MIT Technology Review: The brain is often referred to as a parallel computer because it can run many different processes simultaneously. Harris Georgiou of the National Kapodistrian University of Athens in Greece and his colleagues have now used functional magnetic resonance imaging (fMRI) to determine how many independent processes are running and on what scale. In Georgiou's experiment, the fMRI scanner represented the brain as a 60 × 60 × 30 grid of 3D voxels, with each voxel embodying roughly 3 million neurons and each neuron having tens of thousands of connections to its neighbors. In comparison, current attempts to model brain functionality use computer chips containing only about 1 million neurons, each with just 256 connections. Using oxygenation in each voxel as a measure of neuronal activity, Georgiou's group studied the brains of test subjects performing visuo-motor and reasoning activities of differing difficulties. The fMRI revealed that complex visuo-motor tasks activated roughly 50 sections of the brain at a level of structure above that of individual neurons.
Telegraph: The ability of modern medical devices, such as pacemakers, to wirelessly connect to computers has allowed doctors and other medical professionals to more easily monitor them. However, US security experts say that such accessibility could also make them easy prey for terrorists. According to the Department of Homeland Security, there are some 300 medical devices on the market today that have unchangeable passwords. That lack of security could allow a person with malicious intent to gain access and change the settings, perhaps to send a series of shocks to accelerate the heartbeat and cause a fatal arrhythmia or to prevent the device from functioning properly. Besides the development of noise shields and other methods of blocking access, software is being written to look out for any unusual activity or tampering. So far there have been no reports of deaths or injuries caused by such a bodily cyberattack.
Nature: The process of plasma wakefield acceleration was first proposed 30 years ago but has only recently become technically feasible. Now, Michael Litos of SLAC's National Accelerator Laboratory in Menlo Park, California, and his colleagues have built a functioning accelerator capable of producing an energy gain per unit of length that is 1000 times higher than even the Large Hadron Collider at CERN. The technique fires paired bunches of electrons into plasmas. As the first bunch of electrons enters the plasma, its charge pushes the electrons in the plasma away from the beam path, which creates a positively charged channel. That area pulls the plasma electrons back toward the center and, in doing so, accelerates the second bunch of electrons that is following behind the first. The technique works only for linear accelerators, which means it could be adapted to shrink the proposed International Linear Collider from 30 km in length to just 4.5 km. Smaller accelerators would also be able to be easily installed at universities and even hospitals where they could be used for medical imaging.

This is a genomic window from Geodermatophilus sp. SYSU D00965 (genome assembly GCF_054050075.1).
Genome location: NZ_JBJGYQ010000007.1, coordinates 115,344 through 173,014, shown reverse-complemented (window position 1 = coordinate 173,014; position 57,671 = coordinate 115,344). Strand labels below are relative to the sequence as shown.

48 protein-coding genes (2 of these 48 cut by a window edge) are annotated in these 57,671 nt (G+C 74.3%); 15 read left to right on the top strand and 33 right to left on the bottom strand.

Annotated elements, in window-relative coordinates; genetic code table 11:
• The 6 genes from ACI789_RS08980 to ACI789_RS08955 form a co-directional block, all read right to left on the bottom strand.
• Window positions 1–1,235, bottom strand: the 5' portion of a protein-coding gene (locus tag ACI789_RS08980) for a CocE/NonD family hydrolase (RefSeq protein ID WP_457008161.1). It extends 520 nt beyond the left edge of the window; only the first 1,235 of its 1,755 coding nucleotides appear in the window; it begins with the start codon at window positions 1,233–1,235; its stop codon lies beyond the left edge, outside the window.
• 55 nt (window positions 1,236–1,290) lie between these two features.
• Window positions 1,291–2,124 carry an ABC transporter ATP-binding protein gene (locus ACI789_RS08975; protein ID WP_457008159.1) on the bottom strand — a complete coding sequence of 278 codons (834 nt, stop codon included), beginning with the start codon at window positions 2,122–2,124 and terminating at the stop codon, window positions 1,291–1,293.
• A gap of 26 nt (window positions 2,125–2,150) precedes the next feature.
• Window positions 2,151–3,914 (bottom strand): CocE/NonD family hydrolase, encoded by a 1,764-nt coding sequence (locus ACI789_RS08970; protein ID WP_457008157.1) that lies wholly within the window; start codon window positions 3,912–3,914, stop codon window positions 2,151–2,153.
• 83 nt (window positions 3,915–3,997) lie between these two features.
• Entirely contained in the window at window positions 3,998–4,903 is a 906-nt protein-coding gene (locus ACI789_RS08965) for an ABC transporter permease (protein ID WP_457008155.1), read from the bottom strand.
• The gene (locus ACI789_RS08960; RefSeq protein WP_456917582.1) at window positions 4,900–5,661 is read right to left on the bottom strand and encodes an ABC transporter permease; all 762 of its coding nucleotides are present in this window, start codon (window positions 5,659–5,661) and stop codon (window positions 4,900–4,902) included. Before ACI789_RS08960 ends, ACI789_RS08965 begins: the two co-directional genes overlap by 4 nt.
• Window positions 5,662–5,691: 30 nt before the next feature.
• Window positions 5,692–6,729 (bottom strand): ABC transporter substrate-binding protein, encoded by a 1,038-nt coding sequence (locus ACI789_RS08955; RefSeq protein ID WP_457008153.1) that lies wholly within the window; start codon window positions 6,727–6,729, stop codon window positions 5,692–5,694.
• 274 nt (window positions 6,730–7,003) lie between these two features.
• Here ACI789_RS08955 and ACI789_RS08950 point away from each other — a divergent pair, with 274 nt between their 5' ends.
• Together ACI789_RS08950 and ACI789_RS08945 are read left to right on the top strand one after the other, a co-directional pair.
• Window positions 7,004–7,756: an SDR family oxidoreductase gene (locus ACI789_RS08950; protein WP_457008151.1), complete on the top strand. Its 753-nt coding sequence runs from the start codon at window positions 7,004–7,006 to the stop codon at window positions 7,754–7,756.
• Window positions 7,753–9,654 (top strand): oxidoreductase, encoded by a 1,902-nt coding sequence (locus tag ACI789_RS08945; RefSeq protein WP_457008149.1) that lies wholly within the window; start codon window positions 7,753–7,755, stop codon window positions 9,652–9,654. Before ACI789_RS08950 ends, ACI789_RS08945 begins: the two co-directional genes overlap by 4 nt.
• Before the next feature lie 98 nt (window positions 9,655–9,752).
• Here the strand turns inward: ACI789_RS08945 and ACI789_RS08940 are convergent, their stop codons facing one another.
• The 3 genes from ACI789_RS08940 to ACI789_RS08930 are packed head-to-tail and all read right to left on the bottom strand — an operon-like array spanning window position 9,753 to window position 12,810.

Nature: A microscopist fired from his job at California State University, Northridge, is now suing the university, claiming wrongful termination. Mark Armitage says that he lost his job because of his belief in creationism. In 2012 he unearthed a fossil triceratops horn in Montana that contained not only fossilized bone but also soft tissue. The discovery of the soft tissue led him to date the specimen as being just thousands of years old—which would place it at the time of the biblical flood—rather than the millions of years supported by most evolutionary biologists. Although he refrained from stating his views on the age of the fossil in his paper, which was published in 2013 in the journal of cell and tissue research Acta Histochemica, he says he was fired because fellow faculty members were upset that a creationist got published in a legitimate scientific journal. Specialists in US labor law say his claim of religious intolerance may not hold up in court.
Science: Objects at the center of the Milky Way are obscured by dense clouds of gas and dust. One of those objects, G2, was detected to be on a near-collision course with the supermassive black hole believed to be at the center of the Milky Way. Initial observations suggested that G2 was a gas cloud, so it was expected that, as it neared the black hole, it would be torn apart and release bright radiation. But it didn't. Andrea Ghez of UCLA and her colleagues used the Keck Observatory to study G2 as it passed by the galactic center. Because IR images revealed that G2 had continued along its orbit, Ghez's team concluded that G2 must instead be a large star hidden inside a cloud of dust. Their calculations indicate that the star has a mass twice that of the Sun, but a radius 100 times larger. Other researchers argue that even if G2 were just a cloud of gas, it would have stretched and compressed without any significant release of radiation. Further evidence is likely necessary to clearly prove which hypothesis is correct.